Zoo City by Lauren Beukes
*Publisher: Angry Robot Books
2011 Arthur C. Clarke Award Winner
WHERE NO ONE ELSE DARE VENTURE…
Zinzi has a Sloth on her back, a dirty online 419 scam habit – and a talent for finding lost things. But when her latest client, a little old lady, turns up dead and the cops confiscate her lastpaycheck, she’s forced to take on her least favourite kind of job: missing persons
Zinzi December is a finder of lost things (mashavi), in a look at an alternate Johannesburg seething with magic and rotting from within. Zinzi is also one of the animalled, with a spirit sloth constantly at her side. Having a spirit animal is the mark of a criminal, and in some places, like China, zoos are executed. Zinzi also has drug debts that she’s paying off by running email scams. It’s a precarious life, at best, and for Zinzi, it’s about to get worse, much worse.Zinzi is hired by an elderly woman to find a ring that she’s lost down a drain, but on her way to take the ring to her, Zinzi feels the connection between the ring and its owner snap. She’s hired by Amira and Mark (both odd and animalled), to find a missing person while waiting at the scene of the woman’s murder. She doesn’t normally take missing persons jobs, but after losing out on her fee for finding the ring, and being interrogated by the police concerning the murder, Zinzi is desperate for cash. Accepting this job may be more trouble than she thought, when she finds out the missing person in question is the girl half of the twin teen pop sensation iJusi.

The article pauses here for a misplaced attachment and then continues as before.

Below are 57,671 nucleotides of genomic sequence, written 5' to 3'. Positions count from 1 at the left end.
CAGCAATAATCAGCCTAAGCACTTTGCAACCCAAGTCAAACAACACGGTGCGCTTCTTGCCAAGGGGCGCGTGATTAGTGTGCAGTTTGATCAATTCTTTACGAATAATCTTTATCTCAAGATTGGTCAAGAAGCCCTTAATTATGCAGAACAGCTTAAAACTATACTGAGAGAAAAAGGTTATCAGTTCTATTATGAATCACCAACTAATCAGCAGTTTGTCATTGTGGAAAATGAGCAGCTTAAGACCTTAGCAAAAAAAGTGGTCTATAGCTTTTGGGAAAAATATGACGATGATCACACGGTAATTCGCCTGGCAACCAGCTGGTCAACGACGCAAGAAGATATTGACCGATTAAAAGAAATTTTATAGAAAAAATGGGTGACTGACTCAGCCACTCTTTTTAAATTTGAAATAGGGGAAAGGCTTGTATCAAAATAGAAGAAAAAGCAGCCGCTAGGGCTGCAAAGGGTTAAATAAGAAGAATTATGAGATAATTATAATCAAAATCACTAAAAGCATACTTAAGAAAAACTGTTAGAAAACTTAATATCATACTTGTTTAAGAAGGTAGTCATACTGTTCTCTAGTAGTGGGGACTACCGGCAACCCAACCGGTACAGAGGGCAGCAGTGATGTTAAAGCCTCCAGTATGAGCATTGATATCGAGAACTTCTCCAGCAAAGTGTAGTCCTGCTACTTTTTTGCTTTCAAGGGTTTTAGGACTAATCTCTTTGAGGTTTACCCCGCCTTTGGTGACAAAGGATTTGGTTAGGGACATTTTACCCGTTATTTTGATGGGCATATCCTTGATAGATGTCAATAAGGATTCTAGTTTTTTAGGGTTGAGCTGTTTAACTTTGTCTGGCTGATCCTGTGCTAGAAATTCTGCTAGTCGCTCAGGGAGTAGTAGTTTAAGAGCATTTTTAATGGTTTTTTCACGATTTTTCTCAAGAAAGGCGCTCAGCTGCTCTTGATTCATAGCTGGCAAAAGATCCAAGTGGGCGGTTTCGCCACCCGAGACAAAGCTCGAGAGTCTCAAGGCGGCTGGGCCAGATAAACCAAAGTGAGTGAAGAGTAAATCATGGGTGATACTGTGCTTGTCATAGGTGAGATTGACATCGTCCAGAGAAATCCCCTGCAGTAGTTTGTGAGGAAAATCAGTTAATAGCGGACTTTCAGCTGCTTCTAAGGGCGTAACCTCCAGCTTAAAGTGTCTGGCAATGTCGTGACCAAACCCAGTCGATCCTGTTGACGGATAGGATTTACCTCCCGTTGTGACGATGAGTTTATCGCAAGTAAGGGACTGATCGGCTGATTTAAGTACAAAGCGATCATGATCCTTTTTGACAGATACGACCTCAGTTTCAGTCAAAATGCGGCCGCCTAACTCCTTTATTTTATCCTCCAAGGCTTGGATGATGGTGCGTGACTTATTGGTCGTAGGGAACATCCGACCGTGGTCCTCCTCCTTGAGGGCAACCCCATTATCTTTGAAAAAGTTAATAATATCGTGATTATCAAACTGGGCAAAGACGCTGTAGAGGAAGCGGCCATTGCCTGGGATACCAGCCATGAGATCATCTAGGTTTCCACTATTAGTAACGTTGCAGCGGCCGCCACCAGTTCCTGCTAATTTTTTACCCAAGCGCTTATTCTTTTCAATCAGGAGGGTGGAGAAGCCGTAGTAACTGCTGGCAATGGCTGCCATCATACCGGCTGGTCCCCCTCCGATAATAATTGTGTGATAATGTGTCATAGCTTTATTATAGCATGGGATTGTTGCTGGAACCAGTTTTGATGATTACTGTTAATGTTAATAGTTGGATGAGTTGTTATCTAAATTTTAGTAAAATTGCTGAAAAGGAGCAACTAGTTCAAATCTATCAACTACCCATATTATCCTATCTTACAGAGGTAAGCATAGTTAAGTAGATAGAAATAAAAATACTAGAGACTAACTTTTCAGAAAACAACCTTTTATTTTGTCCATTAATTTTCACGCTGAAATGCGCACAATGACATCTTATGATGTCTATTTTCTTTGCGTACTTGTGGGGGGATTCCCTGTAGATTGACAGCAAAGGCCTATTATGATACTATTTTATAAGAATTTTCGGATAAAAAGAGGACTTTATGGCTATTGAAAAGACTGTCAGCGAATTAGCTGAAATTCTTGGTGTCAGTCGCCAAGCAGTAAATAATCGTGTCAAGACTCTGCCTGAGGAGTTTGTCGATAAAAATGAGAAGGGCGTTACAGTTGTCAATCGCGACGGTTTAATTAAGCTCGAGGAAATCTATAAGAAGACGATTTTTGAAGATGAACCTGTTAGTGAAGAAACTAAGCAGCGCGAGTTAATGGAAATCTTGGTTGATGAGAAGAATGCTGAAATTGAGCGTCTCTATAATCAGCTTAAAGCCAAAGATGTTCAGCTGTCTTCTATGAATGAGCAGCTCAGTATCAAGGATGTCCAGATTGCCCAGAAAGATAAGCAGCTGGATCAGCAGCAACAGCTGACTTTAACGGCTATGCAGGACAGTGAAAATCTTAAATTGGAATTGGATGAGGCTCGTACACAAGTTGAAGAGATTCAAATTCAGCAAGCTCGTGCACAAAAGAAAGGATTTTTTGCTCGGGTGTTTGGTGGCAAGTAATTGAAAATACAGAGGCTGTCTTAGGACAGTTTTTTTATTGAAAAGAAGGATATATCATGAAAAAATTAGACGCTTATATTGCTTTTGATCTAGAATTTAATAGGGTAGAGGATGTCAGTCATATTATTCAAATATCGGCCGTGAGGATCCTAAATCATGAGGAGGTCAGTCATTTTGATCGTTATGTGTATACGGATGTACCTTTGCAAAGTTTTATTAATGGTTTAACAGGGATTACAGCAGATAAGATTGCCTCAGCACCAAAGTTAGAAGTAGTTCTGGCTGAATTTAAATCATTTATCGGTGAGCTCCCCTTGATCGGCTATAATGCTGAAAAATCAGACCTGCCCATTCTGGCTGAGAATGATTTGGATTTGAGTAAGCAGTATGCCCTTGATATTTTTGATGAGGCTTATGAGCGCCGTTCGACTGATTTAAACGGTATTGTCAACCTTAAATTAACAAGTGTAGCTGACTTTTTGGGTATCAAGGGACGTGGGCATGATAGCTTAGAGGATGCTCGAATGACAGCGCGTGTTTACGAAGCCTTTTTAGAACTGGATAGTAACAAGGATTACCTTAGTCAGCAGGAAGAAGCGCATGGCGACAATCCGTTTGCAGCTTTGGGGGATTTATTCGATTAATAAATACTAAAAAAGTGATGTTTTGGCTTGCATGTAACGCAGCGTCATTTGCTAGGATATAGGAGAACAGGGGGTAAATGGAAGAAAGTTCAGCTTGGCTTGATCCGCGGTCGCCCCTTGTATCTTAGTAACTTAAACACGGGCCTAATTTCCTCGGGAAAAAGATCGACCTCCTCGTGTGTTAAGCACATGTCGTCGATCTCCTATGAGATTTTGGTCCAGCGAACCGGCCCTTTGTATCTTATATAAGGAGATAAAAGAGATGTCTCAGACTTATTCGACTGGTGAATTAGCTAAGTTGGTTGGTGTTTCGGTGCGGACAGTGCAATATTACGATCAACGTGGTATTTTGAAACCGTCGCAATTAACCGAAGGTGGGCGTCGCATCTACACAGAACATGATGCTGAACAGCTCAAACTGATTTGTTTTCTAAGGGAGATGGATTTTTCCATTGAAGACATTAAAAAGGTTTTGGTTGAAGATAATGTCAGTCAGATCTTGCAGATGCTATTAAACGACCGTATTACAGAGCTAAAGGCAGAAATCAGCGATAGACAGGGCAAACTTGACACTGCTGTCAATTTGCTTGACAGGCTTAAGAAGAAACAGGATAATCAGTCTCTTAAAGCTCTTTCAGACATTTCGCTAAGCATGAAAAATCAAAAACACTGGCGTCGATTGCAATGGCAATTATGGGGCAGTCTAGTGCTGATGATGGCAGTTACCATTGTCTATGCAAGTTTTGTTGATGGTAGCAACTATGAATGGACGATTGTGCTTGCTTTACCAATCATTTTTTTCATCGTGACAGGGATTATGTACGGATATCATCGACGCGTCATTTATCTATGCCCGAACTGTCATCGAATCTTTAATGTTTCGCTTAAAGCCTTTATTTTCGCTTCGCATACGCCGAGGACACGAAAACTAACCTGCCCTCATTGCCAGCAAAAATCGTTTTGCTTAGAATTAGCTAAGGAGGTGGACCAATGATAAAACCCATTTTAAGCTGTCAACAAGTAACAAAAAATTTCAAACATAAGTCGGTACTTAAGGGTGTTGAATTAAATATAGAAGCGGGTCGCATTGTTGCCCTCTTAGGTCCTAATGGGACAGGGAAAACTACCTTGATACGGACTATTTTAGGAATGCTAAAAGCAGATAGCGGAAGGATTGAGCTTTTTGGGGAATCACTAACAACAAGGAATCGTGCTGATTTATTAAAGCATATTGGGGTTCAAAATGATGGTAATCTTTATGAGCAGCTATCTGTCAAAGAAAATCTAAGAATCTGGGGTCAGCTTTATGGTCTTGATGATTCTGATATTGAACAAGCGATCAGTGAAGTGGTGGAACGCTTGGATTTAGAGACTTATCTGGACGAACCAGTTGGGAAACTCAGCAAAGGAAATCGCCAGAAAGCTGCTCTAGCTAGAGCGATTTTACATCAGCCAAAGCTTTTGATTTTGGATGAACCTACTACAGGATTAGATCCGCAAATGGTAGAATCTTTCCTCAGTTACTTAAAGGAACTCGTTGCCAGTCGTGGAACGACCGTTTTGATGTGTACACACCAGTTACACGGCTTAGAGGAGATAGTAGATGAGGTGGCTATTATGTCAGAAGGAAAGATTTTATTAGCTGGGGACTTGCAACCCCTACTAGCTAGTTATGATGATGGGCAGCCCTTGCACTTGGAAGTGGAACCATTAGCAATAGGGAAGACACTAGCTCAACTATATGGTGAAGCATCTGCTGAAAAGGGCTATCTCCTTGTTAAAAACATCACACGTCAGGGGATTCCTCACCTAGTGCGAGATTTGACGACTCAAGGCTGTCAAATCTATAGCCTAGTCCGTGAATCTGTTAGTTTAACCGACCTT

Zoo City is written in Zinzi’s POV, and her voice, cynical and lifeworn, gives the story an immediate feel. Zinzi lives in a squatter refuge, in a neighborhood where gang wars and the sound of automatic gunfire in the streets is not an unusual thing. The animalled are treated like lepers, and the animals are considered to be physical manifestations of their sins, or in some circles, witch’s familiars. She begins the investigation into the missing singer thinking that the 15 year old just wanted to escape the demands of her fame and her producer, but Zinzi begins to realize that there is much more to the disappearance that what it first seems, and when bodies start turning up, and she starts getting emails from the dead, Zinzi becomes increasingly convinced that something very dark is at work. I stayed up very late finishing Zoo City. The first quarter or so does some setting up for Zinzi’s story and her environment, but once you hit the second half, things go into overdrive, and you won’t want to put it down. Zoo City is not for the faint of heart. There is murder and the darkest kinds of magic, some of it involving kids. You’ll find nothing gratuitous here, but there are some disturbing scenes (nothing sexual). The author’s descriptive talent is nothing short of awesome, and there are some parts that are absolutely terrifying. Ms. Beukes doesn’t give all of her characters happy endings, and sometimes the heroine doesn’t save the day. Zinzi is a damaged woman, and she manages to alienate nearly everyone around her, but she has a good heart, and her desire to see this girl safe is her driving force. She’s also an addict, and at times her weaknesses threaten to consume her. I was fascinated with the lore of the animalled, and the idea of symbiotic spirit animals (if you’re an animal lover, you will too), and I loved the “articles” that were interspersed with the chapters , providing info about the “zoos”, and also insight into the alternate, near future South Africa in which Zoo City takes place. Dark, fascinating, beautifully told, and at times disturbing, Zoo City will please fans of Urban Fantasy with a healthy dose of the dark and the weird.